These challenges are being felt keenly by Jabil, an $18 billion contract manufacturer and supplier of design and supply chain services for 250 leading brands around the world. Jabil has 90 factories, 17,000 suppliers and 700,000 SKUs. As Muir points out, Jabil has a “massively complex supply chain.”
“We continually ask ourselves, ‘What are the things we can be doing to take complexity out of that supply chain?’” Muir told Best Plants attendees. The company strives to focus on the “real constraints” it faces in its supply chain, he said, and not divert its attention to a myriad of other issues.
To aid in that effort, Jabil has developed a web-based, mobile supply chain management platform called InControl that provides the company and its customers with a high level of analytics and visualization in order to understand their supply chains and proactively identify potential risks.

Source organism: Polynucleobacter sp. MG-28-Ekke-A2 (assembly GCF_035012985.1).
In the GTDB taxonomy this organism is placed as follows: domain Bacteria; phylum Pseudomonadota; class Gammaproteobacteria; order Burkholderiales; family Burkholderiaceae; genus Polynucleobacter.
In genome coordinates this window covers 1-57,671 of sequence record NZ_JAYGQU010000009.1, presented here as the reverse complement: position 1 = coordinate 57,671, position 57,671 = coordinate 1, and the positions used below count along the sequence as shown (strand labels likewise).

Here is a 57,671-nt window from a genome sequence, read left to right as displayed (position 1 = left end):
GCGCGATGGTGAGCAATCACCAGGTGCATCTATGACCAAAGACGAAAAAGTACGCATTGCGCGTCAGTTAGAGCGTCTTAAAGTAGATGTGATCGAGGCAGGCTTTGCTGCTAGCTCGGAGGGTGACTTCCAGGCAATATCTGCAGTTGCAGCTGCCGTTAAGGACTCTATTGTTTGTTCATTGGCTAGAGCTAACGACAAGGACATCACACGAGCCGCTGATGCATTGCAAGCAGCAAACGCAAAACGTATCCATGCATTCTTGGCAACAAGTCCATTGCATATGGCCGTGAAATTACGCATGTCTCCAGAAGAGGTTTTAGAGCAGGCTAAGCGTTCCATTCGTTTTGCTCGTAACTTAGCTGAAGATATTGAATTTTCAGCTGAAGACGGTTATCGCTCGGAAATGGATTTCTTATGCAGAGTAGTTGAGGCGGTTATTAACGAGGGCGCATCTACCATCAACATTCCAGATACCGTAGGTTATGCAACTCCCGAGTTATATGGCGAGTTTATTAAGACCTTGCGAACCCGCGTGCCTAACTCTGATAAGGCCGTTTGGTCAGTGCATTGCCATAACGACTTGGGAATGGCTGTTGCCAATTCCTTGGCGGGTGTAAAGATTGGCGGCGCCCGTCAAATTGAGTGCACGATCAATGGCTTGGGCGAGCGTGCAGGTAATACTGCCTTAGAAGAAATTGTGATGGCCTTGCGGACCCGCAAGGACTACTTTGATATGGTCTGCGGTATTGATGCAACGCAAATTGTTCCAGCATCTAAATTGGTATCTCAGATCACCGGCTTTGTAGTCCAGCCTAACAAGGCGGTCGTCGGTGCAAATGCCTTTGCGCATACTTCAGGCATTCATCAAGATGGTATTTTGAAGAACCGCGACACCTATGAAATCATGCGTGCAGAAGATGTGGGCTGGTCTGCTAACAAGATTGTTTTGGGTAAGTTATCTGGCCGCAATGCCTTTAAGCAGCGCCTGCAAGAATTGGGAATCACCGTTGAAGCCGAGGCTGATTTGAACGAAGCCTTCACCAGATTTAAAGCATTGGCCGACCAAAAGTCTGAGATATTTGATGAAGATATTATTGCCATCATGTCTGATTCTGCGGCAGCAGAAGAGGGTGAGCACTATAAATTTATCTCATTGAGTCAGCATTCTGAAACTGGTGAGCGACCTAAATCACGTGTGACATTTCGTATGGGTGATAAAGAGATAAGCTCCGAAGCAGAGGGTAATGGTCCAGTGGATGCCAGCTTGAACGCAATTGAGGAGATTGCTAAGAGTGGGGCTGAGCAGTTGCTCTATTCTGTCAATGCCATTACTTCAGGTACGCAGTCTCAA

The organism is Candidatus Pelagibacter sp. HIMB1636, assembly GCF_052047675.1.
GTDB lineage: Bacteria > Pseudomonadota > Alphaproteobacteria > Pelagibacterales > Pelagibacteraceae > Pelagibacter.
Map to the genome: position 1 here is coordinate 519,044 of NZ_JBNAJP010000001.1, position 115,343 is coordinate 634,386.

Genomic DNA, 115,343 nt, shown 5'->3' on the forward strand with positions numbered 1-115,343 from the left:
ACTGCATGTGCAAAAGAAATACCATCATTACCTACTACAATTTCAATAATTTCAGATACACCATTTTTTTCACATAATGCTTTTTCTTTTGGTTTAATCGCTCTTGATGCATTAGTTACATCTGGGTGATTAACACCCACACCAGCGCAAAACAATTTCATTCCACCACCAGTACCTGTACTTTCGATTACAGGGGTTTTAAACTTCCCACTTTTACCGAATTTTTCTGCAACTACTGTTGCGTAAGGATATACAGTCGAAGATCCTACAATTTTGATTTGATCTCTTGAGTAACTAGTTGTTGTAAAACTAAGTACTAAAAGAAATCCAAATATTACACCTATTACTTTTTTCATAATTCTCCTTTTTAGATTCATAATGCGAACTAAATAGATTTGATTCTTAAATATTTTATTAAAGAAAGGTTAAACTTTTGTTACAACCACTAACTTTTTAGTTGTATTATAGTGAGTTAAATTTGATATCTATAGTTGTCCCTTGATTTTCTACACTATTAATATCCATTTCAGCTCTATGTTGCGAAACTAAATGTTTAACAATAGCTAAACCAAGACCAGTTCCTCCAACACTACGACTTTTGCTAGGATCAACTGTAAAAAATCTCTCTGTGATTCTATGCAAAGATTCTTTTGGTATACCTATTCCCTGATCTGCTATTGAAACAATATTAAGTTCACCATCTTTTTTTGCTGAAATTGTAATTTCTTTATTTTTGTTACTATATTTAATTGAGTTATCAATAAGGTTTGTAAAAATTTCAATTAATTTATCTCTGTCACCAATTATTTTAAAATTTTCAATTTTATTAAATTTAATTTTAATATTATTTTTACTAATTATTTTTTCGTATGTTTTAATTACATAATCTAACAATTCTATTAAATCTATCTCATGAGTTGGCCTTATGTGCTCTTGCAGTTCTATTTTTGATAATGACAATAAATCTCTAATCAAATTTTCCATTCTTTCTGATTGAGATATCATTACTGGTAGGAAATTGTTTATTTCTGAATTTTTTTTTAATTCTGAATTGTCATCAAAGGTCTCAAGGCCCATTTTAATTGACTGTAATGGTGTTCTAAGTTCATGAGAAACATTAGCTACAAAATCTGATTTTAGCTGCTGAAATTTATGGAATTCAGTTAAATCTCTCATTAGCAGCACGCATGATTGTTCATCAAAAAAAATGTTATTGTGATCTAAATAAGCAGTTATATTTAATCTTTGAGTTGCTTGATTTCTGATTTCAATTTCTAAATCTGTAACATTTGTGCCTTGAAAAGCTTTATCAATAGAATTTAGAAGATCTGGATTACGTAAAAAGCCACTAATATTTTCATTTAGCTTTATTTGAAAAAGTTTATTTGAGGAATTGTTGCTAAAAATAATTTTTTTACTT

Muir said customers can look at an InControl screen on a mobile device and determine “the top 10 or 15 part numbers I have to focus on so that my supply chain will be more resilient.”
The Factory of the Future
Jabil asked electronics executives what technologies they expect to most influence factories in the next few years. Muir said the most cited technology was advanced materials (54%). Over the last 20 years, he said, Jabil had built “a lot of rectangular printed circuit board assemblies that looked and felt the same.” But that’s no longer the case.
“At this point in time, the devices that all of us interact with, that we ship on a daily basis look radically different,” Muir said. They range from medical devices to smartphones and wearables to devices that must be able to resist severe environments. “Materials technology is becoming increasingly important to how they get integrated into products,” he said.
Predictive supply chain analytics was cited by 53% of the survey respondents as an impactful technology, while 52% pointed to advanced manufacturing automation.